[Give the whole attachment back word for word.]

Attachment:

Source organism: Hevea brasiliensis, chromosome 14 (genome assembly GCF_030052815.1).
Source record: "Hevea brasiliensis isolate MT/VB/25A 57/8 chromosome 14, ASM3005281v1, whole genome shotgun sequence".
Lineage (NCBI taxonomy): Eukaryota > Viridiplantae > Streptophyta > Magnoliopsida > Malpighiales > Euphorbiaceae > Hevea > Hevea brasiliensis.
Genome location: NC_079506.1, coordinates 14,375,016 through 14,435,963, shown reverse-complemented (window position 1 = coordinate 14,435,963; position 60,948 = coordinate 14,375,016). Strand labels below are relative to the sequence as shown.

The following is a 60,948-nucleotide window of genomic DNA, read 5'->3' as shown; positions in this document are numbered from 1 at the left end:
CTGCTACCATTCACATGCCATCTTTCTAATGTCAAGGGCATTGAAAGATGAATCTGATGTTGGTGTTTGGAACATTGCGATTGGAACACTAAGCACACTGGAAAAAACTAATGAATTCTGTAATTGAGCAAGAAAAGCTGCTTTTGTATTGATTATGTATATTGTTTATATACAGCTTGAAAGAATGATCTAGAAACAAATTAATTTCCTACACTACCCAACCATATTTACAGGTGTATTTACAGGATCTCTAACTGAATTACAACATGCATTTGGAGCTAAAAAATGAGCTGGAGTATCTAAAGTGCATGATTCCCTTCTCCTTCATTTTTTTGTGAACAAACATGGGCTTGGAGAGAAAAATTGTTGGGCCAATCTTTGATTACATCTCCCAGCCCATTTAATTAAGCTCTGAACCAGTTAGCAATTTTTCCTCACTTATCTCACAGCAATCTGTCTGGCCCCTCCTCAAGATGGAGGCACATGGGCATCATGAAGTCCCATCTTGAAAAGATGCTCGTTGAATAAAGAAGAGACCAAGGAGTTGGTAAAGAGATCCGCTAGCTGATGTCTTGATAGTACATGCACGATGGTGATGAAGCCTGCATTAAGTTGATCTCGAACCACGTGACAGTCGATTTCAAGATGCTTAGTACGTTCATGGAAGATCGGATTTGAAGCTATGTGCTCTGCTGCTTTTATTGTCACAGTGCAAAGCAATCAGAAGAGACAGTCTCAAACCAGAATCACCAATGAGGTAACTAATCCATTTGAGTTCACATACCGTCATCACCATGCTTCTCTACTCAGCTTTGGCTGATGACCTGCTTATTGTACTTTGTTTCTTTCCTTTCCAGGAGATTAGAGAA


Source organism: Hevea brasiliensis, chromosome 14 (genome assembly GCF_030052815.1).
Source record: "Hevea brasiliensis isolate MT/VB/25A 57/8 chromosome 14, ASM3005281v1, whole genome shotgun sequence".
Lineage (NCBI taxonomy): Eukaryota > Viridiplantae > Streptophyta > Magnoliopsida > Malpighiales > Euphorbiaceae > Hevea > Hevea brasiliensis.
Genome location: NC_079506.1, coordinates 14,375,016 through 14,435,963, shown reverse-complemented (window position 1 = coordinate 14,435,963; position 60,948 = coordinate 14,375,016). Strand labels below are relative to the sequence as shown.

The following is a 60,948-nucleotide window of genomic DNA, read 5'->3' as shown; positions in this document are numbered from 1 at the left end:
CTGCTACCATTCACATGCCATCTTTCTAATGTCAAGGGCATTGAAAGATGAATCTGATGTTGGTGTTTGGAACATTGCGATTGGAACACTAAGCACACTGGAAAAAACTAATGAATTCTGTAATTGAGCAAGAAAAGCTGCTTTTGTATTGATTATGTATATTGTTTATATACAGCTTGAAAGAATGATCTAGAAACAAATTAATTTCCTACACTACCCAACCATATTTACAGGTGTATTTACAGGATCTCTAACTGAATTACAACATGCATTTGGAGCTAAAAAATGAGCTGGAGTATCTAAAGTGCATGATTCCCTTCTCCTTCATTTTTTTGTGAACAAACATGGGCTTGGAGAGAAAAATTGTTGGGCCAATCTTTGATTACATCTCCCAGCCCATTTAATTAAGCTCTGAACCAGTTAGCAATTTTTCCTCACTTATCTCACAGCAATCTGTCTGGCCCCTCCTCAAGATGGAGGCACATGGGCATCATGAAGTCCCATCTTGAAAAGATGCTCGTTGAATAAAGAAGAGACCAAGGAGTTGGTAAAGAGATCCGCTAGCTGATGTCTTGATAGTACATGCACGATGGTGATGAAGCCTGCATTAAGTTGATCTCGAACCACGTGACAGTCGATTTCAAGATGCTTAGTACGTTCATGGAAGATCGGATTTGAAGCTATGTGCTCTGCTGCTTTTATTGTCACAGTGCAAAGCAATCAGAAGAGACAGTCTCAAACCAGAATCACCAATGAGGTAACTAATCCATTTGAGTTCACATACCGTCATCACCATGCTTCTCTACTCAGCTTTGGCTGATGACCTGCTTATTGTACTTTGTTTCTTTCCTTTCCAGGAGATTAGAGAA